High flow nasal cannula versus nasal continuous positive airway pressure for primary respiratory support in preterm infants: A prospective randomized study


Demirel G., Vatansever B., TAŞTEKİN A.

American Journal of Perinatology, vol.38, no.3, pp.237-241, 2021 (SCI-Expanded) identifier identifier identifier

  • Publication Type: Article / Article
  • Volume: 38 Issue: 3
  • Publication Date: 2021
  • Doi Number: 10.1055/s-0039-1696673
  • Journal Name: American Journal of Perinatology
  • Journal Indexes: Science Citation Index Expanded (SCI-EXPANDED), Scopus, Academic Search Premier, BIOSIS, CAB Abstracts, CINAHL, EMBASE, MEDLINE, Veterinary Science Database
  • Page Numbers: pp.237-241
  • Keywords: high flow nasal cannula, nasal continuous positive airway pressure, preterm infant, respiratory distress
  • Istanbul Medipol University Affiliated: Yes

Abstract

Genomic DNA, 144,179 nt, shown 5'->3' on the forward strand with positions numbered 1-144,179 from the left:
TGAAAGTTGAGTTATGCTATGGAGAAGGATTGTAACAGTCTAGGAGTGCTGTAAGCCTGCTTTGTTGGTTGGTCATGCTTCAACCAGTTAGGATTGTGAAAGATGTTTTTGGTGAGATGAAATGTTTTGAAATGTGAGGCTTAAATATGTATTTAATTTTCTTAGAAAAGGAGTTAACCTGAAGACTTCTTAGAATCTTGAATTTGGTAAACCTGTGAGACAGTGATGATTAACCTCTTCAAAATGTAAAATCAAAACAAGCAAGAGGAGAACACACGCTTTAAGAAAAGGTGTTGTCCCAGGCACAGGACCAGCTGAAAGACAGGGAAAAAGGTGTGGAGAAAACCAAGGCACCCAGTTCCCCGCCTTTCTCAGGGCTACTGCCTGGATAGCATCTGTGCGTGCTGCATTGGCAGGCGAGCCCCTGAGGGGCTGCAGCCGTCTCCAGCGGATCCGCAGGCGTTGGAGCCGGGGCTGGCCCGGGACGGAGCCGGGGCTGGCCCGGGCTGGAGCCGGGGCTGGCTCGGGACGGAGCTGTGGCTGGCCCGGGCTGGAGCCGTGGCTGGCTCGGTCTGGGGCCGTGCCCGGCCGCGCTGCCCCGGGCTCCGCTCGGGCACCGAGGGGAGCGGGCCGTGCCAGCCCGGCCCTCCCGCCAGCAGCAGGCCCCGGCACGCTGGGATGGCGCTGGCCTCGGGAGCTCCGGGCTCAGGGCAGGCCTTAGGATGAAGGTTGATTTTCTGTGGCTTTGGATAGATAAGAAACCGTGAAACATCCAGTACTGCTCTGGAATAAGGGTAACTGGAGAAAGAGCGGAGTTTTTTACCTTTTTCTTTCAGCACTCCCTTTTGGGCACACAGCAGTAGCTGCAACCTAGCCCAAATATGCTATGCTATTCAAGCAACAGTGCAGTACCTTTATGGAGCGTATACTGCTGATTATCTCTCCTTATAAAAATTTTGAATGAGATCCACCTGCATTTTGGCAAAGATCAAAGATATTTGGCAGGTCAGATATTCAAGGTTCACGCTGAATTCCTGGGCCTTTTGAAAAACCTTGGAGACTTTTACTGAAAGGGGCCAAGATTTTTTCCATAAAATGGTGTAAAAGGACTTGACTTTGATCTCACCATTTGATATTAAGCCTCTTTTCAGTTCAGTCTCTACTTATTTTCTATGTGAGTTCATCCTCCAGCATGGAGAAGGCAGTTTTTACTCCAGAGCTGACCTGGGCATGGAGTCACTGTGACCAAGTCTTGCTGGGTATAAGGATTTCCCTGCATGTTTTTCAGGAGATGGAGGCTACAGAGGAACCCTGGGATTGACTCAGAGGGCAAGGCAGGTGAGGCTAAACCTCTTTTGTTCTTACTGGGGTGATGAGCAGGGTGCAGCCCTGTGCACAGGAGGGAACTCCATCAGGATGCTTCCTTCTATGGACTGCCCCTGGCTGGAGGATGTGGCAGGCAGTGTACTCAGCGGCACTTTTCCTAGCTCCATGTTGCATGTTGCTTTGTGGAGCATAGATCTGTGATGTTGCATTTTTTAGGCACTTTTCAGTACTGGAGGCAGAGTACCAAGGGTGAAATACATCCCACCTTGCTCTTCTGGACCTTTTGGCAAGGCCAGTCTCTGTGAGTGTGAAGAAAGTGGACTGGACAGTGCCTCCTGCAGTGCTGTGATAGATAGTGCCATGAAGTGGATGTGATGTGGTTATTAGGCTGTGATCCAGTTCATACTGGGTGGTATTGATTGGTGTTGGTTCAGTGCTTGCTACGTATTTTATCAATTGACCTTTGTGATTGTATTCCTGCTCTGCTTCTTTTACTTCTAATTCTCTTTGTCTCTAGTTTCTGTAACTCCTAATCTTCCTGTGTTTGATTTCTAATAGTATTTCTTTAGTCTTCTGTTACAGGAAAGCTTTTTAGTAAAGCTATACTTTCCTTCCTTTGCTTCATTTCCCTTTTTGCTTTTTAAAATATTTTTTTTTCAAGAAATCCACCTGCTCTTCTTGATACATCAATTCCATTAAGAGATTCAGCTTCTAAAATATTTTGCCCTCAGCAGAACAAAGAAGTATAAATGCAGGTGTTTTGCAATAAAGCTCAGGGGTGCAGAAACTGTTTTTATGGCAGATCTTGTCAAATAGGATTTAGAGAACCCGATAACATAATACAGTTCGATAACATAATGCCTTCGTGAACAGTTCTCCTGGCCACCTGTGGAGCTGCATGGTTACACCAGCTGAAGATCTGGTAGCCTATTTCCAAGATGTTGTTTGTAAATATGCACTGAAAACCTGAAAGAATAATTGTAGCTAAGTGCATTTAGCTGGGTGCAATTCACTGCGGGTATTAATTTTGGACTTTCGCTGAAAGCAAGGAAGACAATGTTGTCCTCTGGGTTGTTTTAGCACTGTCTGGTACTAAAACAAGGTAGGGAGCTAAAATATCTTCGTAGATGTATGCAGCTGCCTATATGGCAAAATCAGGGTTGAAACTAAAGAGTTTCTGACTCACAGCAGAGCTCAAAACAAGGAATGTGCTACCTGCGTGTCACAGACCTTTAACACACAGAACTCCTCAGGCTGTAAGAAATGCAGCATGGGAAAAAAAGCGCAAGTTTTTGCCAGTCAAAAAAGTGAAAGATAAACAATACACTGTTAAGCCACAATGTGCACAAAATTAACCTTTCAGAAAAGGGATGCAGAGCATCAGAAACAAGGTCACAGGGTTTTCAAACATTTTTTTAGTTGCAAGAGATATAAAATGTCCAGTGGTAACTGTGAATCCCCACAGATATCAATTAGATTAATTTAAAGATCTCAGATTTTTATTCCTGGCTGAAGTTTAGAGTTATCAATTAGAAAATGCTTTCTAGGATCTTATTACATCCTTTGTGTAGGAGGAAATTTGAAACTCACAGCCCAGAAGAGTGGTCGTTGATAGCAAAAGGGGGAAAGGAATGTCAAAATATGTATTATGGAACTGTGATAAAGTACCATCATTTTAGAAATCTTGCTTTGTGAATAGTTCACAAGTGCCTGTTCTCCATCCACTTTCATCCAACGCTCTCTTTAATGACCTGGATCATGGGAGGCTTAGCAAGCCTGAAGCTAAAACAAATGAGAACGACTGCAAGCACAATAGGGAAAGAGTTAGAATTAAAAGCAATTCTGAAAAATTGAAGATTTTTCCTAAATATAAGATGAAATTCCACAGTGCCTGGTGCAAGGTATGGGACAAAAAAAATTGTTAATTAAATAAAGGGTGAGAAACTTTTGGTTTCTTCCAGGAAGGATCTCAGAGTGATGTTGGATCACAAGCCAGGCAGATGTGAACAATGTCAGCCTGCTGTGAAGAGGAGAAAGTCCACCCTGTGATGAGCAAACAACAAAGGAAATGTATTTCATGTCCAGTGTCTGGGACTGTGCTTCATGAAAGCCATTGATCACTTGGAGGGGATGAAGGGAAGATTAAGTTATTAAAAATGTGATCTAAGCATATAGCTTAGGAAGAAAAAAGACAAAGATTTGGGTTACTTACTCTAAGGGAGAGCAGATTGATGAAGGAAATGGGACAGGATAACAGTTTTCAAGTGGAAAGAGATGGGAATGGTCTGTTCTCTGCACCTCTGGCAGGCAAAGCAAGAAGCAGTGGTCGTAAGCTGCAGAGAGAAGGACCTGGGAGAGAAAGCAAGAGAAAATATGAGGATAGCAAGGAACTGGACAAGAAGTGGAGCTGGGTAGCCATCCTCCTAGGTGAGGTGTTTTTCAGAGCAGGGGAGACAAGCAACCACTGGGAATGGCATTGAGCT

Objective b-This study compares high flow nasal cannula (HFNC) with nasal continuous positive airway pressure (nCPAP) within the first hour of life as the primary respiratory support in neonates of ≤32 weeks of gestational age. Study Design b-This prospective, randomized study was conducted in infants with a gestational age of ≤32 weeks who had spontaneous respiration. HFNC or nCPAP was used as a first line respiratory support after admission to intensive care unit. Primary outcome was primary treatment failure. Secondary outcomes were duration of noninvasive respiratory support and oxygen treatment, maximum FiO 2level, length of hospital stay, intubation rate, rates of respiratory distress syndrome, pneumothorax, and bronchopulmonary dysplasia. Subgroup analysis was performed for infants ≤28 weeks of gestational age. Results b-We enrolled 107 infants, 53 in HFNC and 54 to nCPAP group. There was no difference in primary outcome between the two groups. There was no difference between the groups in aspect of secondary outcomes. Conclusion b-HFNC and nCPAP have no significant differences as a primary mode of respiratory support in preterm infants, in the time to wean off the devices and oxygen support, respiratory distress syndrome and bronchopulmonary dysplasia incidence, hospitalization duration, and rates of complications of prematurity.